July 10, 2008
EARLY CHILDHOOD EDUCATION PROGRAMS AND FY 09 FUNDING
By: Soncia Coleman, Associate Legislative Analyst
Neil Ayers, Principal Budget Analyst
Sarah Bourne, Associate Budget Analyst
You wanted a summary of all state funding for early childhood education. Table 1 provides a description of the programs and the FY 09 state appropriation for each one.
TABLE 1: FUNDING FOR EARLY CHILDHOOD EDUCATION
Program And Description
Child Care Subsidies (Care 4 Kids): The goal of the Care 4 Kids program is to make child care affordable for low to moderate income families in Connecticut. The program is a partnership between the State of Connecticut, the families in the program, and the providers who take care of the children. Parents, children, and child care providers must meet program participation requirements.
Child Day Care: This program provides grant-in-aid funds for contracts with private, nonprofit Human Resource Development agencies to (1) develop and operate child day care centers for children disadvantaged by economic, social and environmental conditions; (2) provide a safe and healthful environment in which children can learn and develop; (3) enable parents of preschool children to become employed or enroll in work training programs; and (4) provide children with a balanced nutritional diet and adequate medical, dental, and psychiatric care and care for the special needs of handicapped children.
School Readiness: Jointly funded by the Connecticut Department of Education (SDE) and Department of Social Services (DSS), the program aims to develop a network of school readiness programs to:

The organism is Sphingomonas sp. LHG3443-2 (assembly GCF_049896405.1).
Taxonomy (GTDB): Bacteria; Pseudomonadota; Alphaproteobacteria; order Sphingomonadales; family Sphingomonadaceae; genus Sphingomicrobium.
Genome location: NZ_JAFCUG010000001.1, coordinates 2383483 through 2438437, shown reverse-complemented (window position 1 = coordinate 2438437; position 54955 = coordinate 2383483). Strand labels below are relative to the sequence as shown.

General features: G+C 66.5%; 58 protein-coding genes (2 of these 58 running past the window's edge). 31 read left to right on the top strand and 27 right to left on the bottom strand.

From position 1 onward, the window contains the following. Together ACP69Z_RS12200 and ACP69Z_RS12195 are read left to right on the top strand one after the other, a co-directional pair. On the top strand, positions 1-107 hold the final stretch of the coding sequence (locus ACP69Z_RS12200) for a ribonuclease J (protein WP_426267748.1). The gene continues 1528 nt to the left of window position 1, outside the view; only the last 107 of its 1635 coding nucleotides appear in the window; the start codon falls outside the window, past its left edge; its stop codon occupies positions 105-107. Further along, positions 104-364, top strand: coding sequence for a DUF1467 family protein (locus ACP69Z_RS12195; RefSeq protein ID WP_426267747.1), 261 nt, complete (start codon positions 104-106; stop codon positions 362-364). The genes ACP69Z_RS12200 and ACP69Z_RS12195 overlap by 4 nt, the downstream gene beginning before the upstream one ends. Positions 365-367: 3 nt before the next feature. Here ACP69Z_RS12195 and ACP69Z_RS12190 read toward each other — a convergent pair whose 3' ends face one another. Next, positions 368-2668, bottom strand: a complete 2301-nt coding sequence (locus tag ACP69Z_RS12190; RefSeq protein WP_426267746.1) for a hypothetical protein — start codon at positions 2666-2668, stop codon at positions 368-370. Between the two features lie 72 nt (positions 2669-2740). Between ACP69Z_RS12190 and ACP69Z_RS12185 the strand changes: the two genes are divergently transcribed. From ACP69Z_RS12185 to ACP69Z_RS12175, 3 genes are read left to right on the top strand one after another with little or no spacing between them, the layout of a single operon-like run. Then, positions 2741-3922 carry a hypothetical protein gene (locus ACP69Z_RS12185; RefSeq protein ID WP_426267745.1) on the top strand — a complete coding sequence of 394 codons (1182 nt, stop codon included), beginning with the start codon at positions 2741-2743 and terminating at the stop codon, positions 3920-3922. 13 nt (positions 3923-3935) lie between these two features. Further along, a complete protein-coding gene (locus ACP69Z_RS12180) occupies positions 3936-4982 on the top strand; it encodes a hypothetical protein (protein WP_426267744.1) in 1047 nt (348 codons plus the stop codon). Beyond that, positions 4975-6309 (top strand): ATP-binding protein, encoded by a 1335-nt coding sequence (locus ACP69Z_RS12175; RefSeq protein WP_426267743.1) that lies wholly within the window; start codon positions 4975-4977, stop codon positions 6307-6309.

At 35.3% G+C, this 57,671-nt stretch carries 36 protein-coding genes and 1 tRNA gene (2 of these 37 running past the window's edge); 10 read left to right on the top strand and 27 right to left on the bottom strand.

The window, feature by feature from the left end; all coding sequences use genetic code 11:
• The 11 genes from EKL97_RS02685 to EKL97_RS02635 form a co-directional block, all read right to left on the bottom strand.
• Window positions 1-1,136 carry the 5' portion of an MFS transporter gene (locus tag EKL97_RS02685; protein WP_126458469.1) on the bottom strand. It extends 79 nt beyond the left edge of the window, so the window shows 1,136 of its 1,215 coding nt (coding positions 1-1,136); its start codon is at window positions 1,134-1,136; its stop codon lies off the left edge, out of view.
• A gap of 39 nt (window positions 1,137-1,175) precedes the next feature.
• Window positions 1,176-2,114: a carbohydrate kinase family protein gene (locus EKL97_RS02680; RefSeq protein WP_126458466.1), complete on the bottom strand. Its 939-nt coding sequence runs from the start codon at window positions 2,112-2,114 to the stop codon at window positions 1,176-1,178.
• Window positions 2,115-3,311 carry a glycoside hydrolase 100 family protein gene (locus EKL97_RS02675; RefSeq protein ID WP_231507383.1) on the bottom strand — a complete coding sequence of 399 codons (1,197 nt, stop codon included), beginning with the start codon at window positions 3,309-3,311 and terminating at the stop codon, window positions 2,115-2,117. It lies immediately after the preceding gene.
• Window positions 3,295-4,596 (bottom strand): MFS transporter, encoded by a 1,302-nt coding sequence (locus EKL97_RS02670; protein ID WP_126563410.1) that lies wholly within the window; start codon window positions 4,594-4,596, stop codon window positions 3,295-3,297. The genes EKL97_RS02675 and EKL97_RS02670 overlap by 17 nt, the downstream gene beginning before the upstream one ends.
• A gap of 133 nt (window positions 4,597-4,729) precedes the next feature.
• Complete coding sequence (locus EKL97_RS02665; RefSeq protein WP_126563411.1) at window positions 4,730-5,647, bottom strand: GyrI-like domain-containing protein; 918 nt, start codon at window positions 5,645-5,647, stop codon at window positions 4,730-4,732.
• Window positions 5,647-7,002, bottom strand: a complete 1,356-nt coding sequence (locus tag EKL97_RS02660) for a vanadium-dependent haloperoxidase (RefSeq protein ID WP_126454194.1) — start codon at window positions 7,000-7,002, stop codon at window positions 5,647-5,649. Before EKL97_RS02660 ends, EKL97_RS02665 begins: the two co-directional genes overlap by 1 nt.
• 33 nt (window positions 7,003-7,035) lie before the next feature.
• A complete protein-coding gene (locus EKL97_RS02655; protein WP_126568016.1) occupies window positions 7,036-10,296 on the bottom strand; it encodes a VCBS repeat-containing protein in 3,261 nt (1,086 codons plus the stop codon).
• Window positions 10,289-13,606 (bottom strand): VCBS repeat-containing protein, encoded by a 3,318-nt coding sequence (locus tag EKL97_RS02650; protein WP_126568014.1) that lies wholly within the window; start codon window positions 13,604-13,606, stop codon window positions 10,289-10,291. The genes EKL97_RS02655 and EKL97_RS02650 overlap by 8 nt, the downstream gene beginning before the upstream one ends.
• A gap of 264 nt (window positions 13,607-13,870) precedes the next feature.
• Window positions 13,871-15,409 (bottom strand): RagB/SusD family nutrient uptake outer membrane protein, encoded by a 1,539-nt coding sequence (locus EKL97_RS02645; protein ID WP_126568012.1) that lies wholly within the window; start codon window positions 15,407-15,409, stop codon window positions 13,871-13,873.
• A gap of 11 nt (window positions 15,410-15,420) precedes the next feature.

● Significantly increase both (1) the number of spaces in accredited and/or approved programs for young children to provide access to high quality school readiness programs and (2) the number of those spaces that are full-day, full-year spaces to meet family needs; and
● Share school readiness and child-care program costs among the state and its various agencies, the communities, and families.
The program awards both competitive and noncompetitive grants. Communities can use funds to provide families with opportunities for full-time, part-time, and extended-day programs. Funds also support quality enhancements such as licensing enforcement staff, resource and referral services, criminal and child abuse and neglect checks, and provider training for early care and child care programs.
$4,955,500 - DSS
$ 83,886,856 - SDE Total
Priority school districts grants: $76,338,972
School readiness staff bonuses:
Quality preschool rating system:
Head Start: Sponsored by the U.S. Department of Health and Human Services' Administration for Children and Families, Head Start is a comprehensive child development program that serves children from birth to age five and their families. The program, established in 1965, aims to increase the school readiness of young children in low-income families. Connecticut Head Start programs are administered and operated by community action agencies, local education agencies, and other nonprofit agencies.
SDE provides funding to Head Start programs to help them (1) establish extended-day and full-day, year-round Head Start programs or expand existing Head Start programs to extended-day or full-day, year-round programs; (2) enhance program quality; and (3) increase the number of children served pursuant to CGS § 10-16n.
Head Start services:
Head Start enhancement:
Head Start early childhood link:
Even Start: This program offers grants to support local family literacy projects that integrate early childhood education, adult literacy (adult basic and secondary-level education and instruction for English language learners), parenting education, and interactive parent and child literacy activities for low-income families with parents who are eligible for services under the federal Adult Education and Family Literacy Act and their children from birth through age 7. Teen parents and their children from birth through age 7 also are eligible. Participating families must be those most in need of program services.